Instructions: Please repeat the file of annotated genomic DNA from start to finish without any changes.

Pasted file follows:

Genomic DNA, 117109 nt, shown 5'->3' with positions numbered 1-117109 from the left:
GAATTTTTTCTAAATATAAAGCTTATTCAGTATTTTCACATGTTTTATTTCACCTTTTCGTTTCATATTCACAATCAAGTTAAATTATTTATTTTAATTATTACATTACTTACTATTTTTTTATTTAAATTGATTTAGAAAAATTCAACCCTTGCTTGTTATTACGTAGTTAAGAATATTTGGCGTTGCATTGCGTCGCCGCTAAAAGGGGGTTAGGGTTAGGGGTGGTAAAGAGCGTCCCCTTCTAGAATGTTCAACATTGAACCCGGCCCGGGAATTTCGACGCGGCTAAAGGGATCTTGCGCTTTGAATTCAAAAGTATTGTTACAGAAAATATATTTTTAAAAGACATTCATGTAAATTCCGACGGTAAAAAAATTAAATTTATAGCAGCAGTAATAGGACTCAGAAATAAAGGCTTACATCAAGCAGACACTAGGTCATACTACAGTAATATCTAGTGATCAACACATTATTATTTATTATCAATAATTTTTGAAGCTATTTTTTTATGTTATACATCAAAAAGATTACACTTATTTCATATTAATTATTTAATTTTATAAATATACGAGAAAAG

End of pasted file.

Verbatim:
Genomic DNA, 117109 nt, shown 5'->3' with positions numbered 1-117109 from the left:
GAATTTTTTCTAAATATAAAGCTTATTCAGTATTTTCACATGTTTTATTTCACCTTTTCGTTTCATATTCACAATCAAGTTAAATTATTTATTTTAATTATTACATTACTTACTATTTTTTTATTTAAATTGATTTAGAAAAATTCAACCCTTGCTTGTTATTACGTAGTTAAGAATATTTGGCGTTGCATTGCGTCGCCGCTAAAAGGGGGTTAGGGTTAGGGGTGGTAAAGAGCGTCCCCTTCTAGAATGTTCAACATTGAACCCGGCCCGGGAATTTCGACGCGGCTAAAGGGATCTTGCGCTTTGAATTCAAAAGTATTGTTACAGAAAATATATTTTTAAAAGACATTCATGTAAATTCCGACGGTAAAAAAATTAAATTTATAGCAGCAGTAATAGGACTCAGAAATAAAGGCTTACATCAAGCAGACACTAGGTCATACTACAGTAATATCTAGTGATCAACACATTATTATTTATTATCAATAATTTTTGAAGCTATTTTTTTATGTTATACATCAAAAAGATTACACTTATTTCATATTAATTATTTAATTTTATAAATATACGAGAAAAG